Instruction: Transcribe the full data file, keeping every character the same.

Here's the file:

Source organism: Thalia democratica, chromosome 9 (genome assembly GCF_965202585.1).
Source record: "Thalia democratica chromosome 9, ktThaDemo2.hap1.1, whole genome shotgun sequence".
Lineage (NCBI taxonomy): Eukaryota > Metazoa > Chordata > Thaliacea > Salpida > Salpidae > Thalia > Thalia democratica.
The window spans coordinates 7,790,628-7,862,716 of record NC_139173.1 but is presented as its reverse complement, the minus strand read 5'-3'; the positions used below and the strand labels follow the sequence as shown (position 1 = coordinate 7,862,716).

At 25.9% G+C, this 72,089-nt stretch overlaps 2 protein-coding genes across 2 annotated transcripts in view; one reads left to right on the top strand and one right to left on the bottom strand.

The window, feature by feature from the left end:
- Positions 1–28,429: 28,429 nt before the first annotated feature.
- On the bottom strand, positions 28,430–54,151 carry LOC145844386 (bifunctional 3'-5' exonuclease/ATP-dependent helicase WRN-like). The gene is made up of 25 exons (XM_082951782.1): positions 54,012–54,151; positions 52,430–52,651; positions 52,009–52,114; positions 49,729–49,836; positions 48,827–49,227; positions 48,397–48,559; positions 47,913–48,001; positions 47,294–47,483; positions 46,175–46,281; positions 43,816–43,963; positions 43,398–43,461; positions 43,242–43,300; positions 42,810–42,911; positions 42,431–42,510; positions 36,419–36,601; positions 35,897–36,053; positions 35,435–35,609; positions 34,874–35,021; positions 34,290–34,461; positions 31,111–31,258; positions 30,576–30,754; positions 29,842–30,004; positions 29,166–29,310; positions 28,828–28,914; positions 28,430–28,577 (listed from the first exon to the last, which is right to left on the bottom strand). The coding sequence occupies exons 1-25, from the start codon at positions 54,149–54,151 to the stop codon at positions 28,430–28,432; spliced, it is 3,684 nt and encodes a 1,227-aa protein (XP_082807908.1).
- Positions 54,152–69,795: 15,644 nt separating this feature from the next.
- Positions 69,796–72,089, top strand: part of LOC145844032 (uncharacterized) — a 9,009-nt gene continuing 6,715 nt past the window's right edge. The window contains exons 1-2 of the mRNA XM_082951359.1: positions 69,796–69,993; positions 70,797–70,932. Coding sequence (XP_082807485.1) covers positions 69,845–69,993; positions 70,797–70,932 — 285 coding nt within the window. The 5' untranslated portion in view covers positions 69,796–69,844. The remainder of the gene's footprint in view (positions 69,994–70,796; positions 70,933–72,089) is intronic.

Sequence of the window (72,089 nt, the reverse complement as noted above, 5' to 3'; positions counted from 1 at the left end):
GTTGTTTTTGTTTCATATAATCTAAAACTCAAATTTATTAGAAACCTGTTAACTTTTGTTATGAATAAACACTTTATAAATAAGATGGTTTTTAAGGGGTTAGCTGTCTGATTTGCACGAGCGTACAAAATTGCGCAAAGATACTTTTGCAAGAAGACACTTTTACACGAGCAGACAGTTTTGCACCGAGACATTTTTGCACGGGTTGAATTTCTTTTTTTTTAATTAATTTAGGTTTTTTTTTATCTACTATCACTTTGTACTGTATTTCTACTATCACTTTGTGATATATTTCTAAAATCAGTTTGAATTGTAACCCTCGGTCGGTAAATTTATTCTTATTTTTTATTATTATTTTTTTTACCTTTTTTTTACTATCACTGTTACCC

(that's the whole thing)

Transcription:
Source organism: Thalia democratica, chromosome 9 (genome assembly GCF_965202585.1).
Source record: "Thalia democratica chromosome 9, ktThaDemo2.hap1.1, whole genome shotgun sequence".
Lineage (NCBI taxonomy): Eukaryota > Metazoa > Chordata > Thaliacea > Salpida > Salpidae > Thalia > Thalia democratica.
The window spans coordinates 7,790,628-7,862,716 of record NC_139173.1 but is presented as its reverse complement, the minus strand read 5'-3'; the positions used below and the strand labels follow the sequence as shown (position 1 = coordinate 7,862,716).

At 25.9% G+C, this 72,089-nt stretch overlaps 2 protein-coding genes across 2 annotated transcripts in view; one reads left to right on the top strand and one right to left on the bottom strand.

The window, feature by feature from the left end:
- Positions 1–28,429: 28,429 nt before the first annotated feature.
- On the bottom strand, positions 28,430–54,151 carry LOC145844386 (bifunctional 3'-5' exonuclease/ATP-dependent helicase WRN-like). The gene is made up of 25 exons (XM_082951782.1): positions 54,012–54,151; positions 52,430–52,651; positions 52,009–52,114; positions 49,729–49,836; positions 48,827–49,227; positions 48,397–48,559; positions 47,913–48,001; positions 47,294–47,483; positions 46,175–46,281; positions 43,816–43,963; positions 43,398–43,461; positions 43,242–43,300; positions 42,810–42,911; positions 42,431–42,510; positions 36,419–36,601; positions 35,897–36,053; positions 35,435–35,609; positions 34,874–35,021; positions 34,290–34,461; positions 31,111–31,258; positions 30,576–30,754; positions 29,842–30,004; positions 29,166–29,310; positions 28,828–28,914; positions 28,430–28,577 (listed from the first exon to the last, which is right to left on the bottom strand). The coding sequence occupies exons 1-25, from the start codon at positions 54,149–54,151 to the stop codon at positions 28,430–28,432; spliced, it is 3,684 nt and encodes a 1,227-aa protein (XP_082807908.1).
- Positions 54,152–69,795: 15,644 nt separating this feature from the next.
- Positions 69,796–72,089, top strand: part of LOC145844032 (uncharacterized) — a 9,009-nt gene continuing 6,715 nt past the window's right edge. The window contains exons 1-2 of the mRNA XM_082951359.1: positions 69,796–69,993; positions 70,797–70,932. Coding sequence (XP_082807485.1) covers positions 69,845–69,993; positions 70,797–70,932 — 285 coding nt within the window. The 5' untranslated portion in view covers positions 69,796–69,844. The remainder of the gene's footprint in view (positions 69,994–70,796; positions 70,933–72,089) is intronic.

Sequence of the window (72,089 nt, the reverse complement as noted above, 5' to 3'; positions counted from 1 at the left end):
GTTGTTTTTGTTTCATATAATCTAAAACTCAAATTTATTAGAAACCTGTTAACTTTTGTTATGAATAAACACTTTATAAATAAGATGGTTTTTAAGGGGTTAGCTGTCTGATTTGCACGAGCGTACAAAATTGCGCAAAGATACTTTTGCAAGAAGACACTTTTACACGAGCAGACAGTTTTGCACCGAGACATTTTTGCACGGGTTGAATTTCTTTTTTTTTAATTAATTTAGGTTTTTTTTTATCTACTATCACTTTGTACTGTATTTCTACTATCACTTTGTGATATATTTCTAAAATCAGTTTGAATTGTAACCCTCGGTCGGTAAATTTATTCTTATTTTTTATTATTATTTTTTTTACCTTTTTTTTACTATCACTGTTACCC